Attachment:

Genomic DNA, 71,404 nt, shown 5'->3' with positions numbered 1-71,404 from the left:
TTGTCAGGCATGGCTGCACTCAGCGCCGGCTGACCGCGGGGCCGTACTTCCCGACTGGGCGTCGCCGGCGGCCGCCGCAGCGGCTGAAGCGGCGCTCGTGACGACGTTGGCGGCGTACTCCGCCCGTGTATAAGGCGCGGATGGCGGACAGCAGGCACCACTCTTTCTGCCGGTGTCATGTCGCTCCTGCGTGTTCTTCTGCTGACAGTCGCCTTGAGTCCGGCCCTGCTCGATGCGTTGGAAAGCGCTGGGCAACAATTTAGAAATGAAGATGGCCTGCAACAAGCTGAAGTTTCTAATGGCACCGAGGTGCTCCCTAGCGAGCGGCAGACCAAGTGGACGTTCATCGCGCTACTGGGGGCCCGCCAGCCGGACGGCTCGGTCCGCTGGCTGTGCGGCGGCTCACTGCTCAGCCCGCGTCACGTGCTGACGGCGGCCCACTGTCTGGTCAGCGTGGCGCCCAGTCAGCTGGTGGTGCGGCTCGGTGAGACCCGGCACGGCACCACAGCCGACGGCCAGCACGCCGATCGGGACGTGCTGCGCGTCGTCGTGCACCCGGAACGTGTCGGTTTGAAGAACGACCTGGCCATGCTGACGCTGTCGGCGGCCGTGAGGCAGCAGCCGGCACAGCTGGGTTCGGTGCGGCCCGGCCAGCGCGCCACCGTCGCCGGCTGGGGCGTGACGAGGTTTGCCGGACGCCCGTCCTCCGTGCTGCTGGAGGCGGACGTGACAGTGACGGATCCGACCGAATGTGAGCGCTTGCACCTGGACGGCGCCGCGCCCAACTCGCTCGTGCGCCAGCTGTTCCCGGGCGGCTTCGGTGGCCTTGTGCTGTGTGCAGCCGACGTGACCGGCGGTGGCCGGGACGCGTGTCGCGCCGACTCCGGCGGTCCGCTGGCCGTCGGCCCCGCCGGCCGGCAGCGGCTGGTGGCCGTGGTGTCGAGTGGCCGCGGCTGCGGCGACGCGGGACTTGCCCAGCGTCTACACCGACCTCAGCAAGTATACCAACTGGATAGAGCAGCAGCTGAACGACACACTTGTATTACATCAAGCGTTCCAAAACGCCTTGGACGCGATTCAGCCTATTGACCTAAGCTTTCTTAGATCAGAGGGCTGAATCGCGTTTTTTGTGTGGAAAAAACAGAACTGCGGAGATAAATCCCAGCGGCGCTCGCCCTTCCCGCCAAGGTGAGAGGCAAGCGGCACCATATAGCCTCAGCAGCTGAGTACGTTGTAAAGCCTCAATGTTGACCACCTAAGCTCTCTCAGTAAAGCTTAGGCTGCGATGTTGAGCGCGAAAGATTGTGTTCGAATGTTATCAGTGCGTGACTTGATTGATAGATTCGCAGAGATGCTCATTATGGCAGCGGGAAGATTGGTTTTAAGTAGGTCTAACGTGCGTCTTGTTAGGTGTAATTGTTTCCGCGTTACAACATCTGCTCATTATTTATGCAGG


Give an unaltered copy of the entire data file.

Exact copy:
Genomic DNA, 71,404 nt, shown 5'->3' with positions numbered 1-71,404 from the left:
TTGTCAGGCATGGCTGCACTCAGCGCCGGCTGACCGCGGGGCCGTACTTCCCGACTGGGCGTCGCCGGCGGCCGCCGCAGCGGCTGAAGCGGCGCTCGTGACGACGTTGGCGGCGTACTCCGCCCGTGTATAAGGCGCGGATGGCGGACAGCAGGCACCACTCTTTCTGCCGGTGTCATGTCGCTCCTGCGTGTTCTTCTGCTGACAGTCGCCTTGAGTCCGGCCCTGCTCGATGCGTTGGAAAGCGCTGGGCAACAATTTAGAAATGAAGATGGCCTGCAACAAGCTGAAGTTTCTAATGGCACCGAGGTGCTCCCTAGCGAGCGGCAGACCAAGTGGACGTTCATCGCGCTACTGGGGGCCCGCCAGCCGGACGGCTCGGTCCGCTGGCTGTGCGGCGGCTCACTGCTCAGCCCGCGTCACGTGCTGACGGCGGCCCACTGTCTGGTCAGCGTGGCGCCCAGTCAGCTGGTGGTGCGGCTCGGTGAGACCCGGCACGGCACCACAGCCGACGGCCAGCACGCCGATCGGGACGTGCTGCGCGTCGTCGTGCACCCGGAACGTGTCGGTTTGAAGAACGACCTGGCCATGCTGACGCTGTCGGCGGCCGTGAGGCAGCAGCCGGCACAGCTGGGTTCGGTGCGGCCCGGCCAGCGCGCCACCGTCGCCGGCTGGGGCGTGACGAGGTTTGCCGGACGCCCGTCCTCCGTGCTGCTGGAGGCGGACGTGACAGTGACGGATCCGACCGAATGTGAGCGCTTGCACCTGGACGGCGCCGCGCCCAACTCGCTCGTGCGCCAGCTGTTCCCGGGCGGCTTCGGTGGCCTTGTGCTGTGTGCAGCCGACGTGACCGGCGGTGGCCGGGACGCGTGTCGCGCCGACTCCGGCGGTCCGCTGGCCGTCGGCCCCGCCGGCCGGCAGCGGCTGGTGGCCGTGGTGTCGAGTGGCCGCGGCTGCGGCGACGCGGGACTTGCCCAGCGTCTACACCGACCTCAGCAAGTATACCAACTGGATAGAGCAGCAGCTGAACGACACACTTGTATTACATCAAGCGTTCCAAAACGCCTTGGACGCGATTCAGCCTATTGACCTAAGCTTTCTTAGATCAGAGGGCTGAATCGCGTTTTTTGTGTGGAAAAAACAGAACTGCGGAGATAAATCCCAGCGGCGCTCGCCCTTCCCGCCAAGGTGAGAGGCAAGCGGCACCATATAGCCTCAGCAGCTGAGTACGTTGTAAAGCCTCAATGTTGACCACCTAAGCTCTCTCAGTAAAGCTTAGGCTGCGATGTTGAGCGCGAAAGATTGTGTTCGAATGTTATCAGTGCGTGACTTGATTGATAGATTCGCAGAGATGCTCATTATGGCAGCGGGAAGATTGGTTTTAAGTAGGTCTAACGTGCGTCTTGTTAGGTGTAATTGTTTCCGCGTTACAACATCTGCTCATTATTTATGCAGG